Of the 474 study patients, 340 (71.7%) underwent breast reconstruction, whereas 134 (28.3%) underwent mastectomy alone. Of the reconstructed women, 320 (94%) underwent immediate breast reconstruction. Women who underwent breast reconstruction were more likely to be younger, have private payer insurance, and undergo bilateral mastectomy compared with women who underwent mastectomy alone. Reconstructed and nonreconstructed patients were similar in all measured oncologic characteristics including stage, histologic subtype, lymph node status, presence of LVI, and hormone status. Reconstruction status did not affect whether a patient underwent adjuvant radiation or chemotherapy.
At mean follow-up of 3.4 and 3.3 years for the reconstructed and nonreconstructed cohorts, respectively, overall survival was significantly longer in the reconstructed cohort (mean survival 11.2 vs 8.5 years; 3-year survival 94 vs 81%; P < 0.001) (Fig. 1).
On multivariate analysis (Table 2), after controlling for age, race, payer source, cancer stage, receipt of chemotherapy, adjuvant radiotherapy, triple negative disease status, and presence of LVI, reconstruction status was an independent predictor of survival (HR, 0.47; 95% CI, 0.25 to 0.88; P40.02). Triple negative disease and advanced cancer stage were also independent predictors of survival (HR, 3.60; 95% CI, 1.84 to 7.05; P < .001 and HR, 5.12; 95% CI, 1.61 to 16.2; P 4 0.01, respectively).
Our finding of improved survival in reconstructed patients is consistent with recent population-level studies. An analysis of the Surveillance, Epidemiology and End Results (SEER) data evaluating 52,000 female patients diagnosed with breast cancer between 1998 and 2002 demonstrated longer survival times in reconstructed patients compared with patients undergoing mastectomy alone, even after controlling for other clinicopathologic factors.12 Three additional analyses of SEER data from similar time periods, but with slightly different inclusion criteria, all report improved breast cancer-specific survival among reconstructed patients.10, 11, 13
Although collectively these studies provide convincing evidence that reconstruction may be playing a role in improved survival, population-level studies are limited by surgeon selection bias that may be reconstructing a healthier population that lives longer based on tumor characteristics regardless of their reconstruction status. Despite an attempt to promote reconstruction with passage of the
The survival benefit for reconstructed patients may be related to a protective effect of implant reconstruction. A survival analysis of reconstructed patients stratified by reconstruction type found a greater survival advantage in young patients undergoing implant reconstruction over use of autologous tissue only.10 Further evidence from the Los Angeles Augmentation Mammaplasty study, which followed over 50,000 women who underwent noncancer-related cosmetic breast implants for 17 years, found these women had a lower incidence of breast cancer than expected of the general population.22 Some studies support a biological mechanism for this finding, postulating that breast implants may create a hostile tissue environment retarding cancer growth by stimulating a local immune response or by means of physically compressing breast tissue, which impairs blood flow to any potential or surviving cancer cells.14, 15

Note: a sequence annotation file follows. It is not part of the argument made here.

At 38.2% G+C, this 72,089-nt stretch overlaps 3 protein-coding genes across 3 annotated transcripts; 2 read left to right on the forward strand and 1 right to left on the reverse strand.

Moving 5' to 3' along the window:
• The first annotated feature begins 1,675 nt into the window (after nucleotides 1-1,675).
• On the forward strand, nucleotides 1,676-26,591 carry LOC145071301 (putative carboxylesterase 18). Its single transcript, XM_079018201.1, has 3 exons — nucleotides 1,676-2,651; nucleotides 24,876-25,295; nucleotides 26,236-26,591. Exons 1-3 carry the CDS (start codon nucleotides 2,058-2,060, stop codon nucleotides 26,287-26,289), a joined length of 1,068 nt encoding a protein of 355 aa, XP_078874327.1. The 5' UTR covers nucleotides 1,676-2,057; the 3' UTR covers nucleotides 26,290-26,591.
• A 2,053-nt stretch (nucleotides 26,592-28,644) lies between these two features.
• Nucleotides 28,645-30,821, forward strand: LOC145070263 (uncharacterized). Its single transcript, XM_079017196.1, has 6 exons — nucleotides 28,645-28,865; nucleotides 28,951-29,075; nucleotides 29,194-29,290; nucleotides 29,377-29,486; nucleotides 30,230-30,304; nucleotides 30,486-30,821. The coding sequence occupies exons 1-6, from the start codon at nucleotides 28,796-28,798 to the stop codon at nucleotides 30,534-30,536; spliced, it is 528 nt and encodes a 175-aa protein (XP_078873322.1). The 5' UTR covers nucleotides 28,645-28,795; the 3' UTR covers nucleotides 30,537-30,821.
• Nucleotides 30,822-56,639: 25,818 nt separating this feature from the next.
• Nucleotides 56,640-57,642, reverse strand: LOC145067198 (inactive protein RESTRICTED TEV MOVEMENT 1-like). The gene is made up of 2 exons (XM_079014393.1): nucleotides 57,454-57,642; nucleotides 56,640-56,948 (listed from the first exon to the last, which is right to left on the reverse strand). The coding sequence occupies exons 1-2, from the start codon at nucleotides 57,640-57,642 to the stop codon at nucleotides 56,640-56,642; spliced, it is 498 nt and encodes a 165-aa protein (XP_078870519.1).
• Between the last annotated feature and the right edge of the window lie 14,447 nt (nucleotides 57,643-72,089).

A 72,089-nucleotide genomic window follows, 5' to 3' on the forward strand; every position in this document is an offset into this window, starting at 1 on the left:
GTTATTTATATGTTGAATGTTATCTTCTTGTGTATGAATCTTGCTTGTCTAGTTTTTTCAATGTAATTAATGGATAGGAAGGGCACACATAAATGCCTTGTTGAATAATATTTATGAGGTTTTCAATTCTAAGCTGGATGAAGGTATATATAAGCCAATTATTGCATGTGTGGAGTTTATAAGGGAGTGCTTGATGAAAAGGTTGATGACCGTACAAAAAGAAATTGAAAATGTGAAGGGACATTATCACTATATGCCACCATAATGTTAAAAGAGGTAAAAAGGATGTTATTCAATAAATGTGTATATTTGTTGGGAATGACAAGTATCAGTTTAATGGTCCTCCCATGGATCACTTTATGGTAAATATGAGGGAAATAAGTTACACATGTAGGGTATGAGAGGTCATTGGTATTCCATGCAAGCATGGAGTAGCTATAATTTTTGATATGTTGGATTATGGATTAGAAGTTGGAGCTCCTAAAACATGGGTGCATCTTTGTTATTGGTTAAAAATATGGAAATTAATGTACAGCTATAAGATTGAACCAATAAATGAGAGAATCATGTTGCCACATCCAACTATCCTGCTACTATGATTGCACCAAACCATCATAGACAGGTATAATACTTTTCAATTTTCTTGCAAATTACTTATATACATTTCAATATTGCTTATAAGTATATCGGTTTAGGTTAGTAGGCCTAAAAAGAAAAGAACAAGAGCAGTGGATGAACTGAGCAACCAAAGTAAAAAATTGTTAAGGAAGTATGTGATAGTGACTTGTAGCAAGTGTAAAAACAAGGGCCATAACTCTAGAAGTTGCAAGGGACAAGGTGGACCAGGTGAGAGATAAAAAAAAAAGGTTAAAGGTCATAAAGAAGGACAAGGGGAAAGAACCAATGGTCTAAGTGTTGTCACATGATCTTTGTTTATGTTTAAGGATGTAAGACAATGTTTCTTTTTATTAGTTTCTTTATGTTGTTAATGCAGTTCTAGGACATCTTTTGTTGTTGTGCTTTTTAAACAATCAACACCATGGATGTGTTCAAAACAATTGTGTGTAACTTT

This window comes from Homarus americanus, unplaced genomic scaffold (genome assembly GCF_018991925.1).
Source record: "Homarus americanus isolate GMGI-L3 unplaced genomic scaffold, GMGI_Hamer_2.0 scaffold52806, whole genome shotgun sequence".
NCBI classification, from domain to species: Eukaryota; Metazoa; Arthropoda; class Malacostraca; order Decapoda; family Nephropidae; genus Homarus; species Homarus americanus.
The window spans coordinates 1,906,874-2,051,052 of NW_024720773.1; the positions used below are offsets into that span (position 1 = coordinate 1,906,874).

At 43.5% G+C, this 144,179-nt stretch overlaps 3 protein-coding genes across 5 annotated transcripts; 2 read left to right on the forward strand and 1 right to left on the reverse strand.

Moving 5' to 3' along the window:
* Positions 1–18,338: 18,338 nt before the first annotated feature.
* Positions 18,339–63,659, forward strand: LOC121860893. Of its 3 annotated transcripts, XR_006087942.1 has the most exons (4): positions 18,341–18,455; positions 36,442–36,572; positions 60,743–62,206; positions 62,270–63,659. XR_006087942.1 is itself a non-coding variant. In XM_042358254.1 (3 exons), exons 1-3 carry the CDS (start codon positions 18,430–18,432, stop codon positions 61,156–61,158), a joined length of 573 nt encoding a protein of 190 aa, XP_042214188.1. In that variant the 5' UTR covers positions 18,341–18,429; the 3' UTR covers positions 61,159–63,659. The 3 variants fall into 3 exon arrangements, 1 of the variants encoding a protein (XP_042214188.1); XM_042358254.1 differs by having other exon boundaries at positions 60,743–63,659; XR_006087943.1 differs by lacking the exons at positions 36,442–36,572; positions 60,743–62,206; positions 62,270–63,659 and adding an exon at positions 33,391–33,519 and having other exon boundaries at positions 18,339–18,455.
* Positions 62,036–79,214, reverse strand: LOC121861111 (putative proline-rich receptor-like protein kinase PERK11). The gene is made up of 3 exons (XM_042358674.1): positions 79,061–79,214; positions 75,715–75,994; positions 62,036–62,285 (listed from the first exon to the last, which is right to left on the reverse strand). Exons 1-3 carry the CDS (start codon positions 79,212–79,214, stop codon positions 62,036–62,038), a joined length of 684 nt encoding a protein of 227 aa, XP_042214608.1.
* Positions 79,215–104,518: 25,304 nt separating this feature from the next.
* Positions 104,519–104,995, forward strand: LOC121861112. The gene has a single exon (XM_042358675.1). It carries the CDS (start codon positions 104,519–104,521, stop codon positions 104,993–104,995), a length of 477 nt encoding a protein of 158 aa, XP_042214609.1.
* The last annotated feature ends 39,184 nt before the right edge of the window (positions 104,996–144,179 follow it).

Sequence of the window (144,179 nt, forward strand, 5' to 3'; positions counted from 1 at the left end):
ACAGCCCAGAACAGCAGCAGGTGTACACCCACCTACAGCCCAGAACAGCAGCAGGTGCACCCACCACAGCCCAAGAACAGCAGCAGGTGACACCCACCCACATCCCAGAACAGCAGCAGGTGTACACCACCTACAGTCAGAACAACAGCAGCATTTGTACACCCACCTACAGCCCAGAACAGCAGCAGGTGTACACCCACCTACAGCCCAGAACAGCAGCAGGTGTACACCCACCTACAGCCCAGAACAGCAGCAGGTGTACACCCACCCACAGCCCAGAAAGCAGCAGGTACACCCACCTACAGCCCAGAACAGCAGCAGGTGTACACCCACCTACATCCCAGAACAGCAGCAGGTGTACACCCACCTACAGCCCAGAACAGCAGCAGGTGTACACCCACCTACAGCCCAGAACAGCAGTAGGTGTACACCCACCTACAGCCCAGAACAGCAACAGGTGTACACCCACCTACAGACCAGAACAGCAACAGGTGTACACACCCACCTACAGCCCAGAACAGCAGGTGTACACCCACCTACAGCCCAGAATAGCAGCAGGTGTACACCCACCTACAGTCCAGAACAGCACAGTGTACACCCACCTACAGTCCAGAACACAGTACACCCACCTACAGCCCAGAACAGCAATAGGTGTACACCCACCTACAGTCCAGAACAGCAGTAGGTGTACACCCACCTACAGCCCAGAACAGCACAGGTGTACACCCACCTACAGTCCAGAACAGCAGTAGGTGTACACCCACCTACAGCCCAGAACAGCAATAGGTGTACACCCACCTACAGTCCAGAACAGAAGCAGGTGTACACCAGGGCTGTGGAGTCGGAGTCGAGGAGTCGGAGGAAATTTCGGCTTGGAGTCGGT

Another possible explanation for our finding is the psychosocial benefit realized in the reconstructed population may be translating into a survival advantage. In a study evaluating the psychosocial predictors of survival in patients with breast cancer, a minimizing coping style (e.g., minimizing the impact of cancer diagnosis) was the most significant independent predictor of survival.23 Surgically restoring the breast mound to re-establish a pretreatment body image may minimize the perceived impact of breast cancer diagnosis among reconstructed patients, thus conferring a survival advantage.
Limitations to our study include that it is retrospective with a relatively short follow-up. Additionally, although our preferred method of reconstruction is tissue expander implant-based or combined autologous and implant-based reconstruction, we did not stratify our population by type of reconstruction so we cannot determine how reconstruction method affects survival. Our study contributes to prior studies by its single-institution design and relatively large population undergoing reconstruction.
An analysis of patients with invasive breast cancer treated at our institution demonstrates longer survival times for those undergoing reconstruction versus nonreconstructed ones. We have postulated several reasons for this association including possible psychosocial benefit translating into a survival advantage versus antitumorigenic effects of breast implants versus other. Although the exact mechanism is unclear, the results from our study further support the growing amount of data suggesting oncologic benefits to breast reconstruction.
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Presented at the 24th Annual Scientific Meeting of the
Address correspondence and reprint requests to Jennifer L Baker, M.D., Resident,